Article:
Students “got the beat” in theater program return


Photo courtesy of Kayla Mutchler

Students rehearse “Head Over Heels” inside of the theater in Dodds Hall, West Haven, Nov. 8.

As the lights darkened in Bucknall Theater, actors entered from both sides of the stage. They posed, the drums pulsated and the guitars entered to the iconic rhythm of “We Got the Beat” by The Go-Go’s. The university theater program is back.

From Nov. 10 through Nov. 13, the University of New Haven theater arts program performed “Head Over Heels,” featuring music from the 80s rock band, The Go-Go’s. Based on the 16th century prose, “The Countess of Pembroke’s Arcadia” by Sir Philip Sidney, the story follows the royal family of Arcadia as they try to protect their land’s precious “beat.”

The theater arts Instagram page said the show is “an unapologetically queer musical that explores and highlights many LGBTQ+ identities that aren’t often talked about.”

In the first act, King Basilius and his wife, Gynecia, live prosperously with their two daughters, Pamela, one of the most beautiful girls in the land, and Philoclea, who is in love with her childhood friend, Musidorus. As Pamela fights off her usual suitors, Basilius becomes upset with her, and a mysterious message arrives from Pithio, the Oracle of Delphi.

Baslilius and his underling, Dametas, meet up with Pithio, who tells them that they are non-binary and that Arcadia’s precious “beat” is on the verge of being lost forever, since the land is too traditional.

They tell of four prophecies:
“Thy younger daughter will bring a liar to bed. He thou shall forbid, she he’ll then assume.”
“Thou elder daughter will consent to wed. She’ll consummate her love but with no groom.”
“Thou with thy wife, adultery shall commit.”
“You will meet and make way for a better king.”

Basilius and Dametas return to Arcadia, and Basilius lies to his family about the prophecy, telling them instead that they must hunt a golden stag. As they get ready to leave, Musidorus asks for Philoclea’s hand in marriage, which her father denies because he is a farmer and can’t provide for Philoclea.

Musidorus walks in the forest and comes across a dead theater troupe and their box of costumes and wigs. Pithio appears to him and tells him to take on a new persona––one of an Amazon woman––and is transformed into “Cleophila.” Meeting up with the people of Arcadia once more, Cleophila saves them from a lion, and many characters become attracted to her.

As the musical continues, the prophecies come true; characters find themselves, fall in love and a new “beat” is brought to the once traditional Arcadia.

“Head Over Heels” is an entertaining and comedic musical. As the cast sang and danced to popular songs like “Vacation” and “Heaven is a Place on Earth,” the crowd sang along and clapped their hands. “We Got the Beat” was a strong opening to the show, with the audience immediately grooving along with the cast.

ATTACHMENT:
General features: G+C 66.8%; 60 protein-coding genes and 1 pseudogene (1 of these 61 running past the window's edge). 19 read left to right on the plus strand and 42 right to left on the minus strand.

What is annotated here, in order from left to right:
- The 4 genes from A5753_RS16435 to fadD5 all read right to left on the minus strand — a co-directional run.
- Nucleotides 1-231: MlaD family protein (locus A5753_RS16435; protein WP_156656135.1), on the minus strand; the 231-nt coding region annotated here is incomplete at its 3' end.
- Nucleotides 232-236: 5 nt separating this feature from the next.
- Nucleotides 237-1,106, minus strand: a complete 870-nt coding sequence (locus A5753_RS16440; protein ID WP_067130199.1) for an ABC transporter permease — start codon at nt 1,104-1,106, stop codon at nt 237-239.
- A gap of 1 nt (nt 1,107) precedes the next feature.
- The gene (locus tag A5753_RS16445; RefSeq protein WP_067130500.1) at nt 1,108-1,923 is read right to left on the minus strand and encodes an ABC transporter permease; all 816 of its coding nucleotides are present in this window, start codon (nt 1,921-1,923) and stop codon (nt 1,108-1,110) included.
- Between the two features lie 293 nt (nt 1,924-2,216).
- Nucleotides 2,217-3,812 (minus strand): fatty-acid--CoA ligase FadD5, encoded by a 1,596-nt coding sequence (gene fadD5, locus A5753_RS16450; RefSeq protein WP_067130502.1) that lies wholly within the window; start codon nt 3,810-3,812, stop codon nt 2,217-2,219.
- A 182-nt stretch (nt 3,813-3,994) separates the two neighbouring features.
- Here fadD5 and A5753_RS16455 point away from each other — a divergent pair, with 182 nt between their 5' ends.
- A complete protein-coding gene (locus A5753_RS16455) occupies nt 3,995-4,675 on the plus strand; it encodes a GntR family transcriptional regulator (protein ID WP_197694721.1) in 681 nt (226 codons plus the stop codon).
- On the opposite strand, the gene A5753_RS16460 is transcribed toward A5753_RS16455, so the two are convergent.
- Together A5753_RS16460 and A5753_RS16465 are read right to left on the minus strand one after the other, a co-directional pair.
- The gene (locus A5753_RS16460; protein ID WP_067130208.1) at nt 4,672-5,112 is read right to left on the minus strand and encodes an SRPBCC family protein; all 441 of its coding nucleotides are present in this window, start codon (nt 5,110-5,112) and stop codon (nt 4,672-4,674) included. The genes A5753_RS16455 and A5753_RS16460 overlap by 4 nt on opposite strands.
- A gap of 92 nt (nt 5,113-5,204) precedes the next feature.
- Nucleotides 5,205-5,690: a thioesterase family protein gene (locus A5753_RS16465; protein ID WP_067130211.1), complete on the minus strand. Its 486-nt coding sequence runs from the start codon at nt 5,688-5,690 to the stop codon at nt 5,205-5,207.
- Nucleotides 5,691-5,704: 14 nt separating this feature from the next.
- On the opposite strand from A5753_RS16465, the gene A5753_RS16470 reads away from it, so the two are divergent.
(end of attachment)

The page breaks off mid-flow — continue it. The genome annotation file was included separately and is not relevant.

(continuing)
At multiple times in the show, the audience couldn’t contain their laughter, particularly over Musidorus/Cleophila’s actions and lines and Pamela’s vanity and ego.

Rose Butala, senior forensic science major who played Gynecia, said that she enjoyed being in the production and loved watching it come together.

“I never heard of this show till this semester and it’s become my favorite musical,” she said.

Butala said that her favorite part of the show was “Heaven is a Place on Earth.” She also said she liked being able to work with director Meg Savilonis, choreographer Diana Dart Harris and co-director of the theater program Jonathan Yukich.

After the Nov. 11 show, the cast, Savilonis, Assistant Director of LGBTQ+ resources Ian Shick, Chair of the New Haven Pride Center Dolores Dégagé Hopkins and other members of the show hosted a conversation focusing on transgender representation and identity portrayal in the show and its place in mainstream theater. This conversation came right before Transgender Awareness Week, which is observed from Nov. 13 through Nov. 19.

As the audience entered Dodds Hall to purchase tickets, they were greeted with signs that included pre-show activities. One sign included a “Which Young Lover Are You?” personality-style quiz and another had a “Create Your Own ‘Head Over Heels’ Generator” with Renaissance texts and 80s musicians based on your birth month and first letter of your name.

For more information about the theater program, students can reach out to